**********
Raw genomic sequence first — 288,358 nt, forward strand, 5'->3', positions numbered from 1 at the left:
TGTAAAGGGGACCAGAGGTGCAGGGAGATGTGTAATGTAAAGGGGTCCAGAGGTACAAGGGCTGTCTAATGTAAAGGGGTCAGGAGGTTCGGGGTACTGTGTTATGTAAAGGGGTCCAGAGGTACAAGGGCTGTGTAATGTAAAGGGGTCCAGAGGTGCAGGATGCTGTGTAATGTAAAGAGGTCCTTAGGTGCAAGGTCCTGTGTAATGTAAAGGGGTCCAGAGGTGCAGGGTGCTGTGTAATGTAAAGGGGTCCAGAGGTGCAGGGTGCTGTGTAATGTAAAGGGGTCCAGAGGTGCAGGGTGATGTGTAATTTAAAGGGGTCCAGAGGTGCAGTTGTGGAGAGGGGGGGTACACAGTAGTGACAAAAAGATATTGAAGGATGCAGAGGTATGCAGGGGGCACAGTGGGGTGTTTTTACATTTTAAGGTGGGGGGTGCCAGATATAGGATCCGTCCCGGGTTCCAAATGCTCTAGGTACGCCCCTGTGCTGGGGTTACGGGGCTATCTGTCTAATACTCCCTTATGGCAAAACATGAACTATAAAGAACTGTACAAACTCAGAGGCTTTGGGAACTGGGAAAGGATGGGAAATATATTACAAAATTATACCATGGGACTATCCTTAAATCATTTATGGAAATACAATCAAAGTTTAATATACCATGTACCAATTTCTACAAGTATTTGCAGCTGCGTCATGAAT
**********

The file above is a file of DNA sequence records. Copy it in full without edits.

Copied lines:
Raw genomic sequence first — 288,358 nt, forward strand, 5'->3', positions numbered from 1 at the left:
TGTAAAGGGGACCAGAGGTGCAGGGAGATGTGTAATGTAAAGGGGTCCAGAGGTACAAGGGCTGTCTAATGTAAAGGGGTCAGGAGGTTCGGGGTACTGTGTTATGTAAAGGGGTCCAGAGGTACAAGGGCTGTGTAATGTAAAGGGGTCCAGAGGTGCAGGATGCTGTGTAATGTAAAGAGGTCCTTAGGTGCAAGGTCCTGTGTAATGTAAAGGGGTCCAGAGGTGCAGGGTGCTGTGTAATGTAAAGGGGTCCAGAGGTGCAGGGTGCTGTGTAATGTAAAGGGGTCCAGAGGTGCAGGGTGATGTGTAATTTAAAGGGGTCCAGAGGTGCAGTTGTGGAGAGGGGGGGTACACAGTAGTGACAAAAAGATATTGAAGGATGCAGAGGTATGCAGGGGGCACAGTGGGGTGTTTTTACATTTTAAGGTGGGGGGTGCCAGATATAGGATCCGTCCCGGGTTCCAAATGCTCTAGGTACGCCCCTGTGCTGGGGTTACGGGGCTATCTGTCTAATACTCCCTTATGGCAAAACATGAACTATAAAGAACTGTACAAACTCAGAGGCTTTGGGAACTGGGAAAGGATGGGAAATATATTACAAAATTATACCATGGGACTATCCTTAAATCATTTATGGAAATACAATCAAAGTTTAATATACCATGTACCAATTTCTACAAGTATTTGCAGCTGCGTCATGAAT